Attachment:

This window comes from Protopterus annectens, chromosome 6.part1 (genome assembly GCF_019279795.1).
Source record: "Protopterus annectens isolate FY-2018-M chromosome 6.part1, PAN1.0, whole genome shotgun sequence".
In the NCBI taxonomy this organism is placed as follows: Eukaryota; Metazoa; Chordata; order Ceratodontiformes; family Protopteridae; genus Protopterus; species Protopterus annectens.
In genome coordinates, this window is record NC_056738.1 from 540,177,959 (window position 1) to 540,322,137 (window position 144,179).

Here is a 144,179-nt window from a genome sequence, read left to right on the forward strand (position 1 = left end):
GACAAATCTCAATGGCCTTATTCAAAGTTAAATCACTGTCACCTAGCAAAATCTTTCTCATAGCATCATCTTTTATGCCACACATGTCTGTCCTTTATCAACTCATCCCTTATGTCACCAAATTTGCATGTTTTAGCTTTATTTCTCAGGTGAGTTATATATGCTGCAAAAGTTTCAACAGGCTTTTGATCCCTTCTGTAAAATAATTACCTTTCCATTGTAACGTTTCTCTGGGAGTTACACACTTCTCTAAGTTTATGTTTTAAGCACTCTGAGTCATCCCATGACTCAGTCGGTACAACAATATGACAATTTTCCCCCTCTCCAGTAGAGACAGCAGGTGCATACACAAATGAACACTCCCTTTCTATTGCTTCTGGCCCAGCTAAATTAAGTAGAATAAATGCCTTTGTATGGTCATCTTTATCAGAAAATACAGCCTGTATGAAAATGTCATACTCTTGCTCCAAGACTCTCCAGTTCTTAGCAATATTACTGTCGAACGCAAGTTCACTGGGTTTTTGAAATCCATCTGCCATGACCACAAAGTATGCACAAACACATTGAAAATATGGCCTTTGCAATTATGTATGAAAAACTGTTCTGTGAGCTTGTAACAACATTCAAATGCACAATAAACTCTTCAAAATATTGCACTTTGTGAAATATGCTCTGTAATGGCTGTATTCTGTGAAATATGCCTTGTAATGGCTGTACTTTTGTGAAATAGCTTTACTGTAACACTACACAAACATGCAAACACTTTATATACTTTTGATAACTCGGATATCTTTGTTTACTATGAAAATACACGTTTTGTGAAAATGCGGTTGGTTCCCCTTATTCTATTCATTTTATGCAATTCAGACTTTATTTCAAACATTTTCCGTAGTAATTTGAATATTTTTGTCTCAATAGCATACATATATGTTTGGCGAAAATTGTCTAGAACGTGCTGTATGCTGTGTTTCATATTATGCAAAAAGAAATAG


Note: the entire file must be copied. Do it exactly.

This window comes from Protopterus annectens, chromosome 6.part1 (genome assembly GCF_019279795.1).
Source record: "Protopterus annectens isolate FY-2018-M chromosome 6.part1, PAN1.0, whole genome shotgun sequence".
In the NCBI taxonomy this organism is placed as follows: Eukaryota; Metazoa; Chordata; order Ceratodontiformes; family Protopteridae; genus Protopterus; species Protopterus annectens.
In genome coordinates, this window is record NC_056738.1 from 540,177,959 (window position 1) to 540,322,137 (window position 144,179).

Here is a 144,179-nt window from a genome sequence, read left to right on the forward strand (position 1 = left end):
GACAAATCTCAATGGCCTTATTCAAAGTTAAATCACTGTCACCTAGCAAAATCTTTCTCATAGCATCATCTTTTATGCCACACATGTCTGTCCTTTATCAACTCATCCCTTATGTCACCAAATTTGCATGTTTTAGCTTTATTTCTCAGGTGAGTTATATATGCTGCAAAAGTTTCAACAGGCTTTTGATCCCTTCTGTAAAATAATTACCTTTCCATTGTAACGTTTCTCTGGGAGTTACACACTTCTCTAAGTTTATGTTTTAAGCACTCTGAGTCATCCCATGACTCAGTCGGTACAACAATATGACAATTTTCCCCCTCTCCAGTAGAGACAGCAGGTGCATACACAAATGAACACTCCCTTTCTATTGCTTCTGGCCCAGCTAAATTAAGTAGAATAAATGCCTTTGTATGGTCATCTTTATCAGAAAATACAGCCTGTATGAAAATGTCATACTCTTGCTCCAAGACTCTCCAGTTCTTAGCAATATTACTGTCGAACGCAAGTTCACTGGGTTTTTGAAATCCATCTGCCATGACCACAAAGTATGCACAAACACATTGAAAATATGGCCTTTGCAATTATGTATGAAAAACTGTTCTGTGAGCTTGTAACAACATTCAAATGCACAATAAACTCTTCAAAATATTGCACTTTGTGAAATATGCTCTGTAATGGCTGTATTCTGTGAAATATGCCTTGTAATGGCTGTACTTTTGTGAAATAGCTTTACTGTAACACTACACAAACATGCAAACACTTTATATACTTTTGATAACTCGGATATCTTTGTTTACTATGAAAATACACGTTTTGTGAAAATGCGGTTGGTTCCCCTTATTCTATTCATTTTATGCAATTCAGACTTTATTTCAAACATTTTCCGTAGTAATTTGAATATTTTTGTCTCAATAGCATACATATATGTTTGGCGAAAATTGTCTAGAACGTGCTGTATGCTGTGTTTCATATTATGCAAAAAGAAATAG